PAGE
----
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Social Relationships Affect How Your Body Responds to Stress

Understanding who buffers us from stress at various ages could improve health.

Key points

  • Positive social relationships can positively impact our mental and physical health, possible due to a phenomenon called social buffering.
  • Parents, friends, and romantic partners may lower our body's responses to stress, though their effectiveness differs by developmental stage.
  • Adolescents may have more difficulty getting biological benefits from social relationships than adults and children.
  • Future research is needed to understand who may be effective social buffers of stress for adolescents.

If you’ve ever felt calmer or less stressed when in the presence of a loved one, you have experienced the phenomenon psychologists call social buffering, which is the ability of close social partners to reduce biological responses to stress.

We know from decades of research that social relationships can have immediate effects on our brains and biology. Humans are a very social species, and in general, your brain finds social interaction rewarding. In fact, interacting with others activates similar brain pathways as other rewarding things like money, drugs, and food.

That doesn't mean that social interaction is harmful in the way that problematic drug use or gambling is harmful. Instead, it means that we are motivated to interact with other humans, and especially our loved ones, because it makes us feel good.

One study showed that when adults interact with their spouse or family members, blood pressure is lower than at other times of the day, so social interactions may calm your cardiovascular system almost immediately. In adults, preparing for a stressful task with their best friend lowers the level of the stress hormone cortisol that your body produces compared to preparing for a stressful task alone.

Too much cortisol can lead to a suppressed immune system, greater cardiovascular and metabolic risk, and changes in the brain. As a result, the ability of our loved ones to buffer excess cortisol is one of the reasons we think that social relationships are so good for health.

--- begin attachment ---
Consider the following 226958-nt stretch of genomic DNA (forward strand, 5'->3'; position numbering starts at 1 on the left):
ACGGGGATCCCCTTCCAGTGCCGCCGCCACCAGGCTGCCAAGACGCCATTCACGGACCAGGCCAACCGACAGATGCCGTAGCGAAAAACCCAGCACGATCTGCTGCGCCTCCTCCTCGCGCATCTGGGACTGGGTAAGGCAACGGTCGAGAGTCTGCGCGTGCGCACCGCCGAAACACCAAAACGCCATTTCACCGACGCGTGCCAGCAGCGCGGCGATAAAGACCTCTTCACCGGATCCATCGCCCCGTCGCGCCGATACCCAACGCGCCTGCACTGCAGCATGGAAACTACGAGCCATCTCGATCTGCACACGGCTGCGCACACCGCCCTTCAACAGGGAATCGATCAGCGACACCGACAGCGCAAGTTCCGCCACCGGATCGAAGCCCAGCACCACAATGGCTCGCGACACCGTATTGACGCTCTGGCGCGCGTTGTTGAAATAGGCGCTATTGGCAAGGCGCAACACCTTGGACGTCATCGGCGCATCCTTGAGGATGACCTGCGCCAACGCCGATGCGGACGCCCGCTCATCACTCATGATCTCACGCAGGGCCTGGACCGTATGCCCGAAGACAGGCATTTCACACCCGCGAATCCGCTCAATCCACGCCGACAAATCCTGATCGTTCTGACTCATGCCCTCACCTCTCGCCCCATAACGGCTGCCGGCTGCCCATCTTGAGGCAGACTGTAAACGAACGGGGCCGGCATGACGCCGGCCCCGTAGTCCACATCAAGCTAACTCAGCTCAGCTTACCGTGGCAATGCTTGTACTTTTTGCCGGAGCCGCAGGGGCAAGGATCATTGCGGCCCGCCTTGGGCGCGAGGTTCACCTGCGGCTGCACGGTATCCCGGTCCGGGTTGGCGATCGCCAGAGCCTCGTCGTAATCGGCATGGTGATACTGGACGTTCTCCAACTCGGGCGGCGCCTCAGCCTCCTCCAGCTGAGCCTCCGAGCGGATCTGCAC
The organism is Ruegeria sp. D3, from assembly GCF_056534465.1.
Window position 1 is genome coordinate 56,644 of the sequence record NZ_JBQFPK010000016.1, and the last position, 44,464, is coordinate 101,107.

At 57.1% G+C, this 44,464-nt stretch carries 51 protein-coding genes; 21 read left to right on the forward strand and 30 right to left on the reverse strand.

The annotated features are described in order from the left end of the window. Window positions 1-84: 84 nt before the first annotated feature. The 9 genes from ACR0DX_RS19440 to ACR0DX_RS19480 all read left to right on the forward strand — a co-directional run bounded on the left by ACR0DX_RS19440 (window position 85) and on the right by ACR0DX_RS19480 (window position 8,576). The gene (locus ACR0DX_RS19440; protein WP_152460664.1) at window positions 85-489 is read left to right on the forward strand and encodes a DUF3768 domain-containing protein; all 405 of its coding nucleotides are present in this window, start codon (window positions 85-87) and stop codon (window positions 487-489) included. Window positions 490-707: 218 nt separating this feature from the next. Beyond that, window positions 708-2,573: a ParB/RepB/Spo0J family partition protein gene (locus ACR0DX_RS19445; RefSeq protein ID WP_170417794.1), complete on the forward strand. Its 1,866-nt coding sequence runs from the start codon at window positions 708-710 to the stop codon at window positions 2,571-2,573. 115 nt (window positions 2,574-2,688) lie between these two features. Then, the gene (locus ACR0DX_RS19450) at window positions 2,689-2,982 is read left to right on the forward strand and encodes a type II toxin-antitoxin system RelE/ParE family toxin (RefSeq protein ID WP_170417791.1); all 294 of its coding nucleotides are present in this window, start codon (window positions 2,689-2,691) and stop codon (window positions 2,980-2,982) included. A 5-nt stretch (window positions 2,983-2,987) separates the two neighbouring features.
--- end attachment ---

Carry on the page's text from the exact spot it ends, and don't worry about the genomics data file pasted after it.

Kelly Sikkema/Unsplash
Source: Kelly Sikkema/Unsplash

Recent research has investigated whether social buffering operates in babies, children, and teens in the same way that it does in adults. We know, for example, that already in the first year of life, a baby’s caregiver can buffer increases in the stress hormone cortisol when the baby is getting their vaccines if they have a secure attachment to their caregiver (Gunnar, 2017).

Before puberty, children randomly assigned to prepare with a parent before a stressful public speaking task show no increases in cortisol compared to children who prepare with a stranger, who show expected increases in cortisol levels. However, by the mid-point of puberty, parents are no longer effective buffers of the cortisol response for teens (Hostinar et al., 2015; Doom et al., 2015).

To test whether friends may take over as social buffers for teens when parents are no longer effective, we randomly assigned teens to prepare for the public speaking task with a best friend or a parent (Doom et al., 2017). We were surprised to find that teens who prepared with their friend actually had even higher levels of cortisol than the teens who prepared with a parent.

We think that this increased stress response may be due to teens’ tendency to be self-conscious around their friends and worry about what their friends might think of them. We don’t really know who can be helpful for adolescents, so we are currently testing whether siblings might be effective social buffers for children and teens, with support from the Mental Research Institute for this study. We know that teens are at a greater risk for developing mental health problems, though we don’t know whether the loss of parents and failure of friends to be social buffers might be contributing to this increased risk.

What are the main takeaways of this research on social buffering?

  1. We know that romantic partners and friends can buffer stress responses for adults, which is likely one reason that positive social relationships are great for health. When you’re feeling stressed, reach out to someone you love, as it will likely have positive benefits for your mental and physical health.
  2. Social buffering by caregivers is already present in infancy and continues until the mid-point in puberty, which emphasizes the importance of promoting positive caregiver-child relationships to protect infants and children from potential stressors in their daily lives.
  3. We don’t yet know who may be effective social buffers of biological stress responses for teens. However, we do know that there are many mental health benefits and even long-term benefits to cardiovascular health from positive relationships with caregivers in adolescence. As a result, it is still extremely important to support stable and loving relationships between teens and their caregivers.


Doom, J. R., Hostinar, C. E., VanZomeren-Dohm, A. A., & Gunnar, M. R. (2015). The roles of puberty and age in explaining the diminished effectiveness of parental buffering of HPA reactivity and recovery in adolescence. Psychoneuroendocrinology, 59, 102-111.

Doom, J. R., Doyle, C. M., & Gunnar, M. R. (2017). Social stress buffering by friends in childhood and adolescence: Effects on HPA and oxytocin activity. Social neuroscience, 12(1), 8-21.

Gunnar, M. R. (2017). Social buffering of stress in development: A career perspective. Perspectives on Psychological Science, 12(3), 355-373.

Hostinar, C. E., Johnson, A. E., & Gunnar, M. R. (2015). Parent support is less effective in buffering cortisol stress reactivity for adolescents compared to children. Developmental science, 18(2), 281-297.

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